***The podcast for the arts & faith panel I spoke at is now up here***
I've meant to write this post for a long time, but there are few things as effective for losing friends and alienating people as discussing religion or politics on the Internet. I'll leave politics alone. Promise.
A few weeks ago, my pastor asked if I'd be part of a panel discussion on faith and the arts. Because I'm such an extrovert (not) and am so good at speaking (not), I agreed and it seems like the perfect timing to share some of my journey to reconcile my faith with my art. Since I'm much better at writing than I am at speaking, I want to organize some of my thoughts here before the panel next week.
I am a woman. I am a mother. I am a Christian. My faith is a huge part of my identity. I (try to) read my bible daily and am part of a great church I attend (almost) every Sunday. My faith is not perfect and I don't always walkout my convictions (hooray for grace!). I've known enough hypocrisy, my own included, that I want my actions, my behavior and the way I treat others, to speak louder than my words. So I don't talk about my faith unless I'm asked.
I am a Christian and I do not write Christian books. Sometimes my characters swear or make bad decisions or do things that violate my own moral sensibilities. Because I feel that an honest reflection on life has more value than presenting perfect characters who never struggle. I have no problem with inspirational fiction, but I have no desire to write it. I feel no calling to that arena. But oh, did I feel guilty about that for a long time.
For some reason, the Christian church has placed this extra burden on artists, a higher calling to produce Christian art, as if the very act of creating doesn't bring glory to God. We don't expect Christian accountants to produce Christian spreadsheets. We expect them to be ethical, to do good work, to treat coworkers with kindness and employers with respect. But we don't assume their output must include a gospel message or they are betraying their faith.
Yet the minute a musician or film maker or artist professes faith, the expectation arises that they will include X number of references to God/Jesus/prayer in order to keep up appearances. Write a straight-forward love song and WHOA! Sellout! Never mind the entire book of the bible celebrating love. Never mind that God designed us to seek out romantic connections. Never mind that true faith colors everything it touches, even when it isn't explicitly stated.
There is absolutely a place for Christian music, for worship (here's looking at you, Aaron Gillespie), but there's also a place for art for the sake of art. One of my favorite examples is Mumford & Sons. Their first single includes a pretty prominent f-bomb right in the chorus. Yet that album is a more honest, meaningful explorations of a faith journey than anything I've heard from a strictly Christian artist.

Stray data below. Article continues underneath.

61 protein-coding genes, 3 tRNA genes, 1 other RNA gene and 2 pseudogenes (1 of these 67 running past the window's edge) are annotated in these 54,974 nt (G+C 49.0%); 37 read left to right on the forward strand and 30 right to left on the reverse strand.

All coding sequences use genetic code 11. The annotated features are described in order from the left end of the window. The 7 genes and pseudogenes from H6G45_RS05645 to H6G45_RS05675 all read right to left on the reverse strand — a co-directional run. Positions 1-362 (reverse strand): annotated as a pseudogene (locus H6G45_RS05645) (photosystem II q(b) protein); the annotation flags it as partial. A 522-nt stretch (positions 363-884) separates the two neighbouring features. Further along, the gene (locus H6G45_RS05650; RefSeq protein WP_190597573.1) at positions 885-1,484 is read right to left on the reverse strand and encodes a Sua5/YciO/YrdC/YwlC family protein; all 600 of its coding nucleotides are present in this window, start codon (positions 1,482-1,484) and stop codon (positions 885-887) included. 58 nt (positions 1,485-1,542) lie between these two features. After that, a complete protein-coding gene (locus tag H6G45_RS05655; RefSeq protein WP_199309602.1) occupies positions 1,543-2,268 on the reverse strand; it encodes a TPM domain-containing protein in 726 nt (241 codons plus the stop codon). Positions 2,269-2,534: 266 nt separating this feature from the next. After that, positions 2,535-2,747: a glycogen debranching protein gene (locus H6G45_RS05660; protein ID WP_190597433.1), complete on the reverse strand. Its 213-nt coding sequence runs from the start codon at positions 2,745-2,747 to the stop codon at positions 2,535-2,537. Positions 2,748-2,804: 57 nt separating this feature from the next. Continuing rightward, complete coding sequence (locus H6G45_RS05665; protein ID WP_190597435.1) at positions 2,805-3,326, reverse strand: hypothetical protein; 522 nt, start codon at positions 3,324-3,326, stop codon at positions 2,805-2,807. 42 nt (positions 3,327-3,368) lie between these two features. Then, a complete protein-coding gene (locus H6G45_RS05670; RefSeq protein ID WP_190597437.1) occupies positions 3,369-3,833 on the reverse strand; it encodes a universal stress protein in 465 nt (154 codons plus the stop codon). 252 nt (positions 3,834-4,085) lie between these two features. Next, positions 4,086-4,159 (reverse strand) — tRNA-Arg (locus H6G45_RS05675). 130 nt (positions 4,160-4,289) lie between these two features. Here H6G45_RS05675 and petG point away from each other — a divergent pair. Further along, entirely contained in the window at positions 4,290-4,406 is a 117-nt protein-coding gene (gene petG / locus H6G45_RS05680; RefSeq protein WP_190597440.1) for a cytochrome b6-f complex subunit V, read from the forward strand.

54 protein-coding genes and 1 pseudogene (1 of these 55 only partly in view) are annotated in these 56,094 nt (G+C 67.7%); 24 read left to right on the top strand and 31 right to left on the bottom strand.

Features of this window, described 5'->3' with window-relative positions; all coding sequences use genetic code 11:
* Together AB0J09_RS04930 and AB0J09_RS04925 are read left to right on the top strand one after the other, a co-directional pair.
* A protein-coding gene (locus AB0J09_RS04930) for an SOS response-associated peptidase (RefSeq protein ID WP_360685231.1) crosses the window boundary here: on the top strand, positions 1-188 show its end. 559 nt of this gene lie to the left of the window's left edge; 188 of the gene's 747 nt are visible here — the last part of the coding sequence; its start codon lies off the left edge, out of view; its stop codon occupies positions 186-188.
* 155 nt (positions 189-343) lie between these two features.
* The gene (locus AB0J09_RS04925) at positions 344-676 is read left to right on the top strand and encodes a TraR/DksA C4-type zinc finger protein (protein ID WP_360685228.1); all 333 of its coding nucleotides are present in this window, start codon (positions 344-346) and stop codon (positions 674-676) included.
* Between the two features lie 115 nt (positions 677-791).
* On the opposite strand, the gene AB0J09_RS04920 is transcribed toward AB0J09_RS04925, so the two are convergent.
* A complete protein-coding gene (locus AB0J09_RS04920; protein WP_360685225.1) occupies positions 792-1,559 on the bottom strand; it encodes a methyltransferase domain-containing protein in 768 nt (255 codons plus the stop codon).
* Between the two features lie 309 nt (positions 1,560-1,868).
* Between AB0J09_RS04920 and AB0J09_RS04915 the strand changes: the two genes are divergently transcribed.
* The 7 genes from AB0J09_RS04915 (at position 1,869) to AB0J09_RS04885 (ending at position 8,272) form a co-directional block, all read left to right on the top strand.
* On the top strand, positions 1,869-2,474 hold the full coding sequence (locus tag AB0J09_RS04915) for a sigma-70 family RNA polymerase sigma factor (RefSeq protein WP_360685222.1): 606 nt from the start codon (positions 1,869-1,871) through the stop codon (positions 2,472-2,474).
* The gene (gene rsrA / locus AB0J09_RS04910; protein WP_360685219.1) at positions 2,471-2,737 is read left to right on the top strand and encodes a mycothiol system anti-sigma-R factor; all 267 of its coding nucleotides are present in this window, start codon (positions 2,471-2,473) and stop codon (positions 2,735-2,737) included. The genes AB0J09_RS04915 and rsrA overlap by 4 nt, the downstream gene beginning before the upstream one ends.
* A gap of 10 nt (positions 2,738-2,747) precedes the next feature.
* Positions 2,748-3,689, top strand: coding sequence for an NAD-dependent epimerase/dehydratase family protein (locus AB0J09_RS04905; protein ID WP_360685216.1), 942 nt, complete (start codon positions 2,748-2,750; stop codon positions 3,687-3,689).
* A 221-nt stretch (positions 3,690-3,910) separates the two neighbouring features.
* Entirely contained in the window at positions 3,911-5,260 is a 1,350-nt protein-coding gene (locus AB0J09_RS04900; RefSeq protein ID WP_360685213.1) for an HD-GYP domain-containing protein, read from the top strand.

I write about teenagers kissing. I write about identity and friendship and the struggle to make sense of life. I write well - or at least as well as I can. I work hard and diligently at my craft. Because I believe that telling honest stories in a beautiful way is pleasing to God. I believe that the quality of my work is of equal importance as the content. That how I live out my talents has value.
"In the beginning, God created..." and I believe that every time we create, we join with him in a divine work . Have you ever seen pictures of the creatures living in the deepest reaches of the ocean? They're beautiful. And why? No one sees them most of the time. Their beauty serves no purpose. How about snowflakes? They're impossibly small, yet so incredibly detailed. Or the range of sounds and colors humans will never experience. Creation is filled with senseless beauty because beauty alone is worthwhile.
|By Edith Widder from http://anthonylukephotography.blogspot.com|
What is beauty? Is a song with an f-bomb beautiful? Is a photograph of a hungry child beautiful? Is a book about teenagers falling in love beautiful? I think anything that reflects the human condition and helps someone understand some kind of truth is beautiful. Because sometimes we do eff things up. Sometimes a picture can deliver conviction words never could. Sometimes we need to hear our struggles - as frivolous as they sometimes are - are valid.
My faith is so ingrained in who I am, it informs every aspect of my life, even without conscious thought. As a Christian who creates art intended for more than just Christians, I've had to trust that this is enough. I believe that God is pleased when I use the gifts he gave me. That the extra burden placed on Christian artists is a human burden, not a divine one. That beauty is important because it's beautiful. Because for me, anything less is too narrow. It puts God in a box I don't believe he belongs inside.
I don't have all the answers. I don't even have a lot. I only have my own thoughts and experiences, gained from a life-long pursuit of truth. I'd love to open this discussion to anyone who would like to join in. I only ask that we all keep this respectful and encouraging. (And if you're around LA on Sept. 29, I'll be speaking around 11am in Santa Monica. Gulp.)